VSAN – Installation

Installation of VMware’s Virtual SAN (VSAN) couldn’t be easier. No, really!

To start with, in my lab environment, I have 4 servers that will participate in the VSAN cluster, and 3 of which will provide storage resources to the VSAN cluster.

  • 3x DL160 G6 with:
    • 128GB SSD
    • 3x 250GB SATA drives (or larger)
  • 1x DL360 G6

At this point, I have already added all 4 servers into a cluster with HA off.

Step 1: Enable the VSAN service on a VMKernel port.

  • Create your virtual switches, and create at least 1 VMKernel port that will be
  • vmk-vsanused for VSAN traffic.
  • Be sure to keep the Switch names the same across hosts!
  • Edit the VMKernel port and check the box for Virtual SAN Traffic.
  • Save the port settings, repeat for each host.
  • Time Saver: Use host profiles!

In my lab, I am using standard switches, with 2 virtual switches, each with a VMKernel port. 1 is dedicated for VSAN traffic, and the other is shared with the Management and Virtual Machine Traffic.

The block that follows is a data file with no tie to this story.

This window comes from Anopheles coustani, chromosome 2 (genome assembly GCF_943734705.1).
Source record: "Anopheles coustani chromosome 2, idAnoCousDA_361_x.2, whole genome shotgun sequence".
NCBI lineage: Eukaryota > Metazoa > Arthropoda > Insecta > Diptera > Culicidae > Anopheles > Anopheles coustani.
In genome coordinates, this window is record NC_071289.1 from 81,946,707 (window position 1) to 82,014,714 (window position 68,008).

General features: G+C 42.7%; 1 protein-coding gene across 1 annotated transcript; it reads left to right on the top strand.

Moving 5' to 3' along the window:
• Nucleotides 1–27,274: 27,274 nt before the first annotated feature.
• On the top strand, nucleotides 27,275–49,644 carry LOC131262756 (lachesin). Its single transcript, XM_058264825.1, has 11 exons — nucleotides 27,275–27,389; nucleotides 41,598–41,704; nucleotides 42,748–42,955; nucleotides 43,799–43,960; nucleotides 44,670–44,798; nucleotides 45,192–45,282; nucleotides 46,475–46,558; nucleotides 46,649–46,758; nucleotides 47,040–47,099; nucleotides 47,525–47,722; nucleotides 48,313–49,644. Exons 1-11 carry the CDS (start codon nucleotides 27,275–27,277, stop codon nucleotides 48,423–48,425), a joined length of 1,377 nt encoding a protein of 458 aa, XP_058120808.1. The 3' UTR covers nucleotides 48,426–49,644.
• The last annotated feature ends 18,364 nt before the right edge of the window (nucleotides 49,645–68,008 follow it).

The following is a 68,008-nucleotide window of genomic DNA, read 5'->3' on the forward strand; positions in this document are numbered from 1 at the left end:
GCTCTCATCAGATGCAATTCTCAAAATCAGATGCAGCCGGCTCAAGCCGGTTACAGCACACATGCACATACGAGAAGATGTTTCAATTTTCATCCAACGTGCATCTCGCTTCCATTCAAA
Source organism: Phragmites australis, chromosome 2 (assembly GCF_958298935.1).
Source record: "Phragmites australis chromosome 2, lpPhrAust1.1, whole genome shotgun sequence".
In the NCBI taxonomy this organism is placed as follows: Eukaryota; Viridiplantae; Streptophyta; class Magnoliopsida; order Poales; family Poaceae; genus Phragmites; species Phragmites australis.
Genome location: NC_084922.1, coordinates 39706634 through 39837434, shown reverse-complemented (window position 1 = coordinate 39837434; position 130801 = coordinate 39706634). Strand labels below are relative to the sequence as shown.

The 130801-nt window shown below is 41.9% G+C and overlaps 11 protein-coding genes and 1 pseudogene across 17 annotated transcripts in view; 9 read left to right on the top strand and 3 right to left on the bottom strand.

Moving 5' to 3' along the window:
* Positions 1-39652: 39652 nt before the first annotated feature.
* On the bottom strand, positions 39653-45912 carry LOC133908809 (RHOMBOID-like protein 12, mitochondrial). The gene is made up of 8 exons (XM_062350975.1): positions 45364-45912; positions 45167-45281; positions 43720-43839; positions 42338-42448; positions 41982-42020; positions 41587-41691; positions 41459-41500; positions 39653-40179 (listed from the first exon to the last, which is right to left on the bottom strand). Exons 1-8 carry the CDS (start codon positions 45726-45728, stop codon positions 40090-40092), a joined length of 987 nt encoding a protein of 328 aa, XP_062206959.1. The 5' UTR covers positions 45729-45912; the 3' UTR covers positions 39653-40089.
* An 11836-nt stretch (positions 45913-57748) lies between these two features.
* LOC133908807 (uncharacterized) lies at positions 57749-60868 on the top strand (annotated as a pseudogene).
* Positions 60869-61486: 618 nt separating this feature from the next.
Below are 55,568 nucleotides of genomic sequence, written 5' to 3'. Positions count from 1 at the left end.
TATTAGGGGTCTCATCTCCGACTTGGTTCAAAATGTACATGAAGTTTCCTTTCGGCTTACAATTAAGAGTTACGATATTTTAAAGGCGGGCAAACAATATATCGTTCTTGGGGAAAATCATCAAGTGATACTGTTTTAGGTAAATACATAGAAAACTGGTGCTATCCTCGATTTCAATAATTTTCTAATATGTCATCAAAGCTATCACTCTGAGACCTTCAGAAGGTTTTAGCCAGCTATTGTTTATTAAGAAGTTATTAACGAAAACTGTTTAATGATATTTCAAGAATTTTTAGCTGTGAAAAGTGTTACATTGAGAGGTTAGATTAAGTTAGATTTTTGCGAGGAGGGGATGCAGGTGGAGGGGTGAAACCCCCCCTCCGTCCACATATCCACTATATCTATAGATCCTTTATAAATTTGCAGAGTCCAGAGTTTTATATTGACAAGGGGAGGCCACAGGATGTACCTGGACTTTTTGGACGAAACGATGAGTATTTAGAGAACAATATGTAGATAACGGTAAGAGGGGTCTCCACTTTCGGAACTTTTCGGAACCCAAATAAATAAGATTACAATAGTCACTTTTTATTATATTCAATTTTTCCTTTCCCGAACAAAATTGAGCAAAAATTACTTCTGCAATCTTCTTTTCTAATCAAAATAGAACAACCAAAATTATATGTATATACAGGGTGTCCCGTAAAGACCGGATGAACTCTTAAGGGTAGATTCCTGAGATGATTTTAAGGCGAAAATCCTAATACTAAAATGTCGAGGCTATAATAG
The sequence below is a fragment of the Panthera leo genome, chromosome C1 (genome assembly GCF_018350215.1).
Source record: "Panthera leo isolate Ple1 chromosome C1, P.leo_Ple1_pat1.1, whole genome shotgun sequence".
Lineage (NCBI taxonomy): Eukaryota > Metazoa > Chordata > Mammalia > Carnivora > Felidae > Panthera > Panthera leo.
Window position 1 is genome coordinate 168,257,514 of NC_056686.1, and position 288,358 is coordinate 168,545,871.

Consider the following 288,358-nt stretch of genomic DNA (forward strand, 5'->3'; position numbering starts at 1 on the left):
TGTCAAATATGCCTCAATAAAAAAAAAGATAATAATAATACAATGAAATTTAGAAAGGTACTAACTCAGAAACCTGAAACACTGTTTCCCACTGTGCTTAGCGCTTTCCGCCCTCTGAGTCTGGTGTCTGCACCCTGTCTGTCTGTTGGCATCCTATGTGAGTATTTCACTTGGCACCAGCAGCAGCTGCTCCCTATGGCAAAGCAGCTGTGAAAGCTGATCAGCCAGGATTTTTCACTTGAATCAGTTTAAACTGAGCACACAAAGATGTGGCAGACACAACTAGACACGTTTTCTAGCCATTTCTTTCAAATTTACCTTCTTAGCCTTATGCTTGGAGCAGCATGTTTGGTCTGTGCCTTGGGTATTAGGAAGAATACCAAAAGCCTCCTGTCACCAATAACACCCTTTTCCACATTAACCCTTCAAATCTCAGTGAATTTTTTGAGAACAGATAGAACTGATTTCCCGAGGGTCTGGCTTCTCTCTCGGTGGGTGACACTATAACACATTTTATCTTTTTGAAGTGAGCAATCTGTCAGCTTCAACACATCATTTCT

vsan-network

Step 2: Enable VSAN on the Cluster

  •  Select your cluster, and choose the Manage tab, and the select General under Virtual SAN.
  • Edit, and check the box to Turn ON Virtual SAN.
  • Choose your setting for “Add disks to storage”
    • Manual – You will select each disk that will be a part of the Virtual SAN
    • Automatic – VSAN will select all eligible disks for you and add them
  • Click OK

vsan-enable

Step 3: Add Disks to Disk Groups

Since I chose Manual mode, I will need to add my disks into Disk Groups.  A Disk Group is a collection of 1 SSD, and multiple HDD drives.  You can have multiple disk groups per host if capacity allows.

  • Still in Virtual SAN settings under the cluster, select the Disk Management section.
  • Click on the Claim Disks button, and select the drives for use in Virtual SAN.
    • Alternatively, select each host, and manually create Disk Groups per host.

Claim Disks:

disk-groups1

Create Disk Group:

disk-groups2

Step 4: Start building Virtual Machines!

Yes, it is that easy. You now have a datastore called vsanDatastore.

My DL360 G6 server can also access this datastore, since I enabled VSAN on the VMKernel port groups, even though it’s not providing any resources to the VSAN cluster.

 

 

 

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